When we think of negotiation, we might think of it as something lawyers, politicians and athletes' agents do. However, being able to negotiate is an important skill in any business situation, and even in everyday life. We spend much of our time negotiating whether we know it or not.
Becoming an effective negotiator will help you in a variety of ways. It will help you strike business deals that are mutually beneficial for you and your customers, vendors, or business partners. It will help you build better personal and professional relationships that are based on mutual understanding. Most importantly, it will help you to be more successful in business.
You might think that negotiation is an innate skill that some possess and others do not. Or you might think that it’s something you can have others – lawyers or representatives – do for you. Or you might think you can get by on your wits. All of those perceptions are incorrect. Negotiation is a skill that you can acquire and develop with practice, and it’s something that you should become proficient at in order to enhance your chance at success in business.
Here are a few ways you can improve your negotiation skills:
A successful negotiation starts with a firm understanding of the other party's interests. Take some time to think about their priorities and what they want to accomplish. Having this understanding will give you a better idea of what you can propose and what they are likely to accept. That makes it easier to find common ground.
You should also have a clear sense of what you want to achieve and know your minimum and maximum range is. It may sound obvious, but too often people enter a negotiation without really thinking about what they want and why it is important. Also think about your alternatives, because negotiations do not always go as planned.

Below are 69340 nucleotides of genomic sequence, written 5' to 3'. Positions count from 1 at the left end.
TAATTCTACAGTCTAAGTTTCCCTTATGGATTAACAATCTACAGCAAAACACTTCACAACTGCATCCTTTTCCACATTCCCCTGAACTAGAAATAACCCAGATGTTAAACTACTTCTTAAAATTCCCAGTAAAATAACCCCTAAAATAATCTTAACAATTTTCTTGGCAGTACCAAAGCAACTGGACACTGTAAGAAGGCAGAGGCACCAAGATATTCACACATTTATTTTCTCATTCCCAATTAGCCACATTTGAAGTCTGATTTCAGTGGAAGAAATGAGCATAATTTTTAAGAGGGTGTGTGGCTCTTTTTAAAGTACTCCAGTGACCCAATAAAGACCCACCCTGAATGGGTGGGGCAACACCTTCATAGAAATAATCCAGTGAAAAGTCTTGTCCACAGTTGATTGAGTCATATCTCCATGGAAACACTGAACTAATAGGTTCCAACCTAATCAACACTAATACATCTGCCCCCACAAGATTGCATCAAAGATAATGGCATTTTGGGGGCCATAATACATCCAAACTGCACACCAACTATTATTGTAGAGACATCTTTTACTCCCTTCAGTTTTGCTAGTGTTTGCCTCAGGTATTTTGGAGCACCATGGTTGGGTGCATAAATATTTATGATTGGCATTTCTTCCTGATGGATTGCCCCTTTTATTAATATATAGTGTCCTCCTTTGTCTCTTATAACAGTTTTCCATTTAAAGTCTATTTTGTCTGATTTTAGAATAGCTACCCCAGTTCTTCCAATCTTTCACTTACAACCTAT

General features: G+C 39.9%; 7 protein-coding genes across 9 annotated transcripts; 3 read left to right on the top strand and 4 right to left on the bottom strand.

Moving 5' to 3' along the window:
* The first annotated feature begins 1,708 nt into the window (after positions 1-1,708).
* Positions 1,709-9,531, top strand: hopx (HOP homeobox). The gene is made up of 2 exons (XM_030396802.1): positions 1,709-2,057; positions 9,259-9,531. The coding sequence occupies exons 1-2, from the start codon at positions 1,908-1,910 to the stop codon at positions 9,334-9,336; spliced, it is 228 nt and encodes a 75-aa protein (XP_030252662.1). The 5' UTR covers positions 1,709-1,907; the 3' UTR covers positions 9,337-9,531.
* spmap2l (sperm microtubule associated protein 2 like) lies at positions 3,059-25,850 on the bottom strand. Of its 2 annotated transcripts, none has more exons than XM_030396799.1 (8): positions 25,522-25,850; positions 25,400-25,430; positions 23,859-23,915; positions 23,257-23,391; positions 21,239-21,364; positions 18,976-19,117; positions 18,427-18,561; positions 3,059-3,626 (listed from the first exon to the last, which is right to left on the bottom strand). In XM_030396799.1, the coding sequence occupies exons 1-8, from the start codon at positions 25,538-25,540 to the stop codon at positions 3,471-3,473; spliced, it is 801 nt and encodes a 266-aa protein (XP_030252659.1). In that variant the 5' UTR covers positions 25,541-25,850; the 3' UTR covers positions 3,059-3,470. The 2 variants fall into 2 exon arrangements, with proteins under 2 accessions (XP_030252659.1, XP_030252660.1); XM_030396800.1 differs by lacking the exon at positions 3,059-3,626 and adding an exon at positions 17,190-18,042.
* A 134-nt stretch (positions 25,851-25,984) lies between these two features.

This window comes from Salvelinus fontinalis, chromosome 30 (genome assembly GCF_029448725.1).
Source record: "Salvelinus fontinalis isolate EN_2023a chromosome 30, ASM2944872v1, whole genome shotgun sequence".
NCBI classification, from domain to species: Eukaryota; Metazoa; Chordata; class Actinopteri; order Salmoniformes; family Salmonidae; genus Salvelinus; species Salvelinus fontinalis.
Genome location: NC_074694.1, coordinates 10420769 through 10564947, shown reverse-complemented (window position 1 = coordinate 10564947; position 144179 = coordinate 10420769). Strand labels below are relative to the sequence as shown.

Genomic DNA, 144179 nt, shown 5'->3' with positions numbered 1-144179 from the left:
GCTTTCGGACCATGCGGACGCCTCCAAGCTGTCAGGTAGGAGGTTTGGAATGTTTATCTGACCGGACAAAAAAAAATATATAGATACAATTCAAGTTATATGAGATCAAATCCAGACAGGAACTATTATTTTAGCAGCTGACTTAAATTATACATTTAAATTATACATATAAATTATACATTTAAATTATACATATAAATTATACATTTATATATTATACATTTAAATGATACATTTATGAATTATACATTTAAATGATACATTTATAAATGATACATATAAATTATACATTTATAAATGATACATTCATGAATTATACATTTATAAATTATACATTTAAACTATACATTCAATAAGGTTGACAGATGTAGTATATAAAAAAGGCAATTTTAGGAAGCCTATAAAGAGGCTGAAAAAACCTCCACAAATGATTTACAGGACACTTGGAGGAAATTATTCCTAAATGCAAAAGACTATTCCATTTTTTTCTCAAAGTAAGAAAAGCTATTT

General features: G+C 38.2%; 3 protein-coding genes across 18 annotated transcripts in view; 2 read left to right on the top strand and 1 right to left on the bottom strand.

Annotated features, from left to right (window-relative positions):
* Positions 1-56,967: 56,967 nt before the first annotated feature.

Price is not always the issue
A common misconception about negotiation is that price is always the most important issue. Often, price is a lower priority than you might think. There are many other issues that are part of a negotiation – volume, quality, and timeliness to name a few. If you are prepared and know what you have to offer, you might find your counterpart has some flexibility on price.
Don't think in terms of winning and losing
Another misconception about negotiation is that there is a "winner" and a "loser." In fact, neither party should feel dissatisfied. A truly successful negotiation builds a relationship for both short- and long-term, as the needs of both parties are met in a mutually beneficial solution.
Be calm, cool and confident
Your demeanor might be the most important thing you bring into any negotiation. If you bring a positive tone and are confident in your position, your counterpart will get the idea that you are sincere and trustworthy. However, if you are overly aggressive and adversarial, or if you're timid and unconfident, the negotiation will not end well.
Get some training
Negotiation is a skill that can be learned, practiced and improved. Look for opportunities to improve your abilities through training offered by consultants or through your local business groups like the Rotary Club or Chamber of Commerce. Be patient. The more you learn and practice, the better you will become over time.